Initially, Krupa hadn’t planned to speak publicly about what happened, but realized that she had to use this tragedy to give a voice to the voiceless so that Milton’s life wasn’t lost in vain.
“If it helps save one dog, or one child, then it’s worth it,” she said. “That’s one of the most important things that I’m trying to get out with this message: how important guide dogs are. They are not a robot. They’re not a toy. They are very important to people like me. When they’re trained to help, they’re really incredible.”
Another equally salient point Krupa strives to elucidate to the public is that there needs to be a system in place to make sure nothing like this ever happens again.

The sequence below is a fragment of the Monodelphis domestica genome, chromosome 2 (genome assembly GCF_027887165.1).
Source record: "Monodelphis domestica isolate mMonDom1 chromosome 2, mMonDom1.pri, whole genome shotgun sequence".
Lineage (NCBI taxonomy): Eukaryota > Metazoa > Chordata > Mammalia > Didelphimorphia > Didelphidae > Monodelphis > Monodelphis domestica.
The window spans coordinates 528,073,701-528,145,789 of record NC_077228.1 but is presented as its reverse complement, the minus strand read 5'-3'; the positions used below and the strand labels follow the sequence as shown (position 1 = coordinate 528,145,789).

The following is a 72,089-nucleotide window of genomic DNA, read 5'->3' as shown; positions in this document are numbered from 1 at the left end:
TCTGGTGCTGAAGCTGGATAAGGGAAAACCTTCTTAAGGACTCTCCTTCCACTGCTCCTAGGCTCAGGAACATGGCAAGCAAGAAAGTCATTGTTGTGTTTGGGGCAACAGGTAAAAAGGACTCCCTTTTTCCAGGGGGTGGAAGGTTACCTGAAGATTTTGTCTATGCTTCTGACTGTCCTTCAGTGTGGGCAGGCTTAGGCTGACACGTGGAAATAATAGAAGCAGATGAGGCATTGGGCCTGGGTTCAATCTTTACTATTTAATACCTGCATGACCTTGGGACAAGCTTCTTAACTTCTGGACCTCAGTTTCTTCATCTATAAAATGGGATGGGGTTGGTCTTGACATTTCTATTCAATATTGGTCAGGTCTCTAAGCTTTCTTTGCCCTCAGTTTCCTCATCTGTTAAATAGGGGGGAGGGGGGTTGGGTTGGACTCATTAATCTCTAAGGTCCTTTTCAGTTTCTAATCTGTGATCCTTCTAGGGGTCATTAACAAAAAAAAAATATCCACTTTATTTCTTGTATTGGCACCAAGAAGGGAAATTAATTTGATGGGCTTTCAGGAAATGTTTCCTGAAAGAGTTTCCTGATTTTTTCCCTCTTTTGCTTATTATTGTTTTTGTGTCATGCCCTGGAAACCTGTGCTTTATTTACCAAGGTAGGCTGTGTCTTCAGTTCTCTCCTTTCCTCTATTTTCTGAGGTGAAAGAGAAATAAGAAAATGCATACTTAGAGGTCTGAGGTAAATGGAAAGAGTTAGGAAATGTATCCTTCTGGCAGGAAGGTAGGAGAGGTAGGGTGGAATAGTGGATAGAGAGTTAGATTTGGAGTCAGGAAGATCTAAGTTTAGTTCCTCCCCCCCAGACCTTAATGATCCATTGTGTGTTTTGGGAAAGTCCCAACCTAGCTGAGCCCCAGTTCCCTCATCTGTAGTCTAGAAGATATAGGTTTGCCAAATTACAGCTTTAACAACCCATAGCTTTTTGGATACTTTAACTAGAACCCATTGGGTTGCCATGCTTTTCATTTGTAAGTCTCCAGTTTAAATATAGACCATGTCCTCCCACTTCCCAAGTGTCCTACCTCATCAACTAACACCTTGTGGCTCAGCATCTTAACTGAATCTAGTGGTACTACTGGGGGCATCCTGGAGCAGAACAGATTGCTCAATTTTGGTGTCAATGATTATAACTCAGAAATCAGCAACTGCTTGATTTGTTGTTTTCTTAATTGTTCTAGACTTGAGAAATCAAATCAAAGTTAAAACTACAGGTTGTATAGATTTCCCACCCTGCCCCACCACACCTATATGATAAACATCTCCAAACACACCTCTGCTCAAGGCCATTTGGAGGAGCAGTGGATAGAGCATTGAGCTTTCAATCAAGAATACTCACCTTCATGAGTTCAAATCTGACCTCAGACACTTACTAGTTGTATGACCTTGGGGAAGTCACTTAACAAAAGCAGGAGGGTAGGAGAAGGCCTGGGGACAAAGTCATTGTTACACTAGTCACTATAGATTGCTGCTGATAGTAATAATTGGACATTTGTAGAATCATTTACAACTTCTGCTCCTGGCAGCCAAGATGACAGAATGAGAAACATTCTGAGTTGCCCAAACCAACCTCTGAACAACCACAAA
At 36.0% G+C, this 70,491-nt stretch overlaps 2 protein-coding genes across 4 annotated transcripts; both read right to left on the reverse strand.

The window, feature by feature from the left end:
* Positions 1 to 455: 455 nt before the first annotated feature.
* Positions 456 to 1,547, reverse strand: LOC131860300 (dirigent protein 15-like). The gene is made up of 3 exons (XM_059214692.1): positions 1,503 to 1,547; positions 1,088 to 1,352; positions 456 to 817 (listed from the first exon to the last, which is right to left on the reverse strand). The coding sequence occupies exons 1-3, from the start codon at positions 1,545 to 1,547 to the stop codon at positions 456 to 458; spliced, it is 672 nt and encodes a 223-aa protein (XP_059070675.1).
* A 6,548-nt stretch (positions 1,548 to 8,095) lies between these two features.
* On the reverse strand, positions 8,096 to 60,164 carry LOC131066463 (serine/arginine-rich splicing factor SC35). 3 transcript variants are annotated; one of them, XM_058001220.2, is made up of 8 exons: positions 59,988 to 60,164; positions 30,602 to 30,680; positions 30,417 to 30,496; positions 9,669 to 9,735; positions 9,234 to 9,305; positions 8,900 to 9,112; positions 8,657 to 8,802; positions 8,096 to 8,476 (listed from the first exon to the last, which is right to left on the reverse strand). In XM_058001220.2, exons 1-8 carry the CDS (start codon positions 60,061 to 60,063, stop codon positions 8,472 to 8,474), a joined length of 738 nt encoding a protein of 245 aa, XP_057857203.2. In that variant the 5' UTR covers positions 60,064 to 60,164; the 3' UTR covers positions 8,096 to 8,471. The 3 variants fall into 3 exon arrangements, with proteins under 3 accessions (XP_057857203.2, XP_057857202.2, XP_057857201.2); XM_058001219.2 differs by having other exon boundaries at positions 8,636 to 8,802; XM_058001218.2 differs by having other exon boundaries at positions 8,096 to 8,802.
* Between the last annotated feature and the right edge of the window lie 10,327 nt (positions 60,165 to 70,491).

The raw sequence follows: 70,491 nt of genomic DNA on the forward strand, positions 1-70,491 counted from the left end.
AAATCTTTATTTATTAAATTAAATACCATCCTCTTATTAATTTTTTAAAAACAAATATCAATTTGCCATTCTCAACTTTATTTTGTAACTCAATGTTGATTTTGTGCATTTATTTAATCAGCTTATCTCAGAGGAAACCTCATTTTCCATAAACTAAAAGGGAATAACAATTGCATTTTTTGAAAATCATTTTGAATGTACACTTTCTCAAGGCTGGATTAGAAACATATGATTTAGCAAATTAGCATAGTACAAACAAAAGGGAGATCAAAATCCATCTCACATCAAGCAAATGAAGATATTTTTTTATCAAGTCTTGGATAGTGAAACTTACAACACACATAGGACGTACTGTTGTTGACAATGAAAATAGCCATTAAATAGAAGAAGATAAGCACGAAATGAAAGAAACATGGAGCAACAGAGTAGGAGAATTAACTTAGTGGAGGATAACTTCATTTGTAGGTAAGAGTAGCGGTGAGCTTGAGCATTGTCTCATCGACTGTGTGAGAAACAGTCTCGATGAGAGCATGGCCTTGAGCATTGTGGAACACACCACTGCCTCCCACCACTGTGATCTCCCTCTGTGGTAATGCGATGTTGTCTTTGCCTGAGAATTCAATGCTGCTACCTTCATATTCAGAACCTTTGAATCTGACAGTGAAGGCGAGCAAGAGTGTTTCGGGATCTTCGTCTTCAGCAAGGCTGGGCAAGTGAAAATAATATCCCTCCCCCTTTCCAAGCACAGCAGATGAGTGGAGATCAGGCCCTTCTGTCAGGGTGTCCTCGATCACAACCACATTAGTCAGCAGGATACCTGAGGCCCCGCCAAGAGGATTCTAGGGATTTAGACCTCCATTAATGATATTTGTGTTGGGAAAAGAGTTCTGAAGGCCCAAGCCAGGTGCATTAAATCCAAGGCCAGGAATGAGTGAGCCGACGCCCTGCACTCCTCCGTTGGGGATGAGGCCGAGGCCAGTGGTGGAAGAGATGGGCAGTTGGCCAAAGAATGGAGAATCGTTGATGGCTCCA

“It’s human error. They never thought they needed a check system, because they’re experts,” she added of the anomalous incident. “They told me he’s the only dog that they ever had this happen to.”
When the local business owner first got the call from the Guide Dog Foundation, she was incredulous, and thought the inconceivable news was a cruel joke.
“I kept saying, ‘the Guide Dog Foundation doesn’t do things like that,’” she said.
The forgiving Krupa has been sure to point out that she is still grateful to the Guide Dog Foundation and believes they are a great organization that needs to implement increased safety measures and learn from this tragedy.
“They’re very, very sorry,” she underscored. “They told us the truth. They could have said he had a heart attack, and we would have never known. As painful as it is, they’re not monsters; they’re wonderful people. They help thousands of people a year, but they have to be accountable. They took my boy.”